PRIM and PROPER? On the Openness and Transparency of Courts – from the Cradle to the Grave

13 01 14 TyrannyOnce again: you only believe it when it hits you yourself or someone you know:

  • Norman Scarth had to flee the country he nearly died for in WWII, for he did not get justice during 17 years he experienced as harassment that included imprisonment
  • his crime: using a recording device without having asked for permission first
  • today he was sentenced to 28 days but suspended for a year – so it won’t happen unless he breaks the law again.

In response to mailing everybody who had signed the petition to free him, Mike wrote that he also had to flee the country, after his mum became a victim of the Court of ‘Protection’ and the Office of the Public ‘Guardian’ in the UK.

  • Their story is one of unfortunately many where officials make sure they can put their hands on any of the assets involved.

On Monday I was in court to support Andrea Higgins whose two daughters were taken: 

  • one after seven months
  • the other six days after her birth.

Since the hearing was secret, I waited outside and spoke to a lady whose nephew is supposed ‘not to have capacity’ and thus can’t decide for himself what he wants. Only barristers, solicitors and doctors benefit, while victims and rescuers suffer…

Similarly, in the case of this boy who is supposed to take drugs and it requires a McKenzie Friend to fight for him and his father.

What gets to me is the utter hypocrisy:

  • behind the veil of secrecy
  • in the name of justice
  • in the “interest” of the child…

About Sabine Kurjo McNeill

I'm a mathematician and system analyst formerly at CERN in Geneva and became an event organiser, software designer, independent web publisher and online promoter of Open Justice. My most significant scientific contribution is
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13 Responses to PRIM and PROPER? On the Openness and Transparency of Courts – from the Cradle to the Grave

  1. Colin Peters says:

    Is this just craziness or a form of legal blackmail.?

    “today he was sentenced to 28 days but suspended for a year – so it won’t happen until he breaks the law again.”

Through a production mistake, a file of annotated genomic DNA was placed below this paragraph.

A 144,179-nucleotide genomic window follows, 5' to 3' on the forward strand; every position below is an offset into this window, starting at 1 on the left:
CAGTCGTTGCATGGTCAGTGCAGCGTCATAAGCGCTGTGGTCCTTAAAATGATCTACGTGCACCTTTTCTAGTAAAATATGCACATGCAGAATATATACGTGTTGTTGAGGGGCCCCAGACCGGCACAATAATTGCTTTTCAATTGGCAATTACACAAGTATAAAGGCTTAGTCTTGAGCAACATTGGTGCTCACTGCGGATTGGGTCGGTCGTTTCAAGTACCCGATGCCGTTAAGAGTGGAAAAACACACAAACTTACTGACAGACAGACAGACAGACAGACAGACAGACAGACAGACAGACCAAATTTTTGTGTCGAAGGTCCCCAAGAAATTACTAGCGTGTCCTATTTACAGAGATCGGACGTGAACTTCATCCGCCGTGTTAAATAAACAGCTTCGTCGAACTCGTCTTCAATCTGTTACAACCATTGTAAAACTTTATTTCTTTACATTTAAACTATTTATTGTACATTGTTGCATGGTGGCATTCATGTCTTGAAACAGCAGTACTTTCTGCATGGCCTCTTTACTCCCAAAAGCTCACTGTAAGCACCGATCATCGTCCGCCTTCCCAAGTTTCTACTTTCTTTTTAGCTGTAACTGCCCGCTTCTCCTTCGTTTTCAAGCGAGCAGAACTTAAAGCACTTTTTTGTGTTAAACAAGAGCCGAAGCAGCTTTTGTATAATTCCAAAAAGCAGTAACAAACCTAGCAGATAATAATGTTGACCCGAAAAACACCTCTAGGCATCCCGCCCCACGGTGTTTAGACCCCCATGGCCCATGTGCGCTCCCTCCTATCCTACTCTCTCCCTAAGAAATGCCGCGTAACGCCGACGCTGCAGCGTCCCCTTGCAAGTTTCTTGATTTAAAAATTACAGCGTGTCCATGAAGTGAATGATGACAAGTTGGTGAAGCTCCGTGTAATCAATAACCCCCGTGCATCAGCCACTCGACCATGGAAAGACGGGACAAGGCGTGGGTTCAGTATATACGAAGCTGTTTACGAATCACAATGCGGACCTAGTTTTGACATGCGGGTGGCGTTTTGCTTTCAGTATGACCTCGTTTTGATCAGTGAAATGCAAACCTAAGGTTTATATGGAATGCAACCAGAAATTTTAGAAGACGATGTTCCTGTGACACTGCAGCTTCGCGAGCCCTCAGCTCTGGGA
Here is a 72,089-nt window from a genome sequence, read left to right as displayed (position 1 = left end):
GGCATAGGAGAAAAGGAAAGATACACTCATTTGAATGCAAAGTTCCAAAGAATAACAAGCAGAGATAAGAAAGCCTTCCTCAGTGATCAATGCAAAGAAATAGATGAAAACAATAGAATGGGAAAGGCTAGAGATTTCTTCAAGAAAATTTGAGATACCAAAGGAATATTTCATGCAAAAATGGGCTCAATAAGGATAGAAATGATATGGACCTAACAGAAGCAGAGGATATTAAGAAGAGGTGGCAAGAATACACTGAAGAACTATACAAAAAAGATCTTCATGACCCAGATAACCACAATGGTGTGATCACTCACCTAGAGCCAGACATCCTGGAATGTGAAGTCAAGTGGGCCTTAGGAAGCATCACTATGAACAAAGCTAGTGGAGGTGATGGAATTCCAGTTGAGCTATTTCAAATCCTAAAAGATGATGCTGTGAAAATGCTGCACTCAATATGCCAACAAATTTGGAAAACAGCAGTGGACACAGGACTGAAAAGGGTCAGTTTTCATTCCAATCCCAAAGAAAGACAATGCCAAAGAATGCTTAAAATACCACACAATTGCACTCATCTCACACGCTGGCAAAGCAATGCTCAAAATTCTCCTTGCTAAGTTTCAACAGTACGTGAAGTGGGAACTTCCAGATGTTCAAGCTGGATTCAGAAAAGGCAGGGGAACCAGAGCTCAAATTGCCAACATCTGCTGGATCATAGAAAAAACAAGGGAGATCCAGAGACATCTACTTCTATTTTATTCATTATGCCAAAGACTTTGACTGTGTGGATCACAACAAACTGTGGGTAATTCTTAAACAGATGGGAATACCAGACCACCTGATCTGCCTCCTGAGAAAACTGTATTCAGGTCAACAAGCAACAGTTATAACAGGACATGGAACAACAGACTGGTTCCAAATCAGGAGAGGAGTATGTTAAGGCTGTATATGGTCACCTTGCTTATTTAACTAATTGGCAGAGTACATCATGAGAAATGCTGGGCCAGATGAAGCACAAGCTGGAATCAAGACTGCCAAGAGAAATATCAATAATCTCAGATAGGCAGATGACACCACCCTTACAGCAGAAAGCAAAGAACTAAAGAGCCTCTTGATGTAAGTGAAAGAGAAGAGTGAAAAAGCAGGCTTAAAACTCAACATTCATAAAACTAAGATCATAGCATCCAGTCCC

Breaks what law?

    Recording a court hearing solely to ensure that the law is adhered to and that justice is served. Is that really breaking the law? To have, if required, an accurate recording in the event of an appeal. Is that really breaking the law?

    Is this really a crime and is Norman Scarth threatened with, should he do it again, off you go to prison?

    A great many right minded people are of the same opinion as Norman Scarth, that ALL court hearings should be open to audio recording.

    The cat has long been out of the bag and it is a known fact that the official court recordings are very often tampered with before being allowed public circulation.

    There is a chap known to many of us, by the name of Charlton Harris, who has the hard proof,- confirmed by experts -, that the actual court audio recording of a case he was involved in, was such an instance.

    Just Google ‘BentJudgeJamesGoss’ to bring up Charltons website and the proof of his experiences re. judicial fiddling with the recordings.

    To avoid injustice and ensure that a publicly employed and publicly funded judiciary stick to the rules and the facts, the British public MUST be allowed to make recordings.

    It should be a right. If it is not so, what have the judiciary got to hide?

    • EXCELLENT comment, Colin!

      The 3 judges found his two contempt of court allegations ‘proved’. So he had broken the law in their view by using a recording device.

      How many signatures do you think we need to present to Their Lordships so that (y)our views can be brought home to them not just by Norman?


      • Colin Peters says:

        Thank you Sabine.
        How many signatures do we need?
        A hell of a lot more than those we have already got!!!
        But, how do we do it?
        It’s a hard life since, from what I can discern, it’s only fellow victims who are actually signing the petition and contibuting their opinions towards the cause.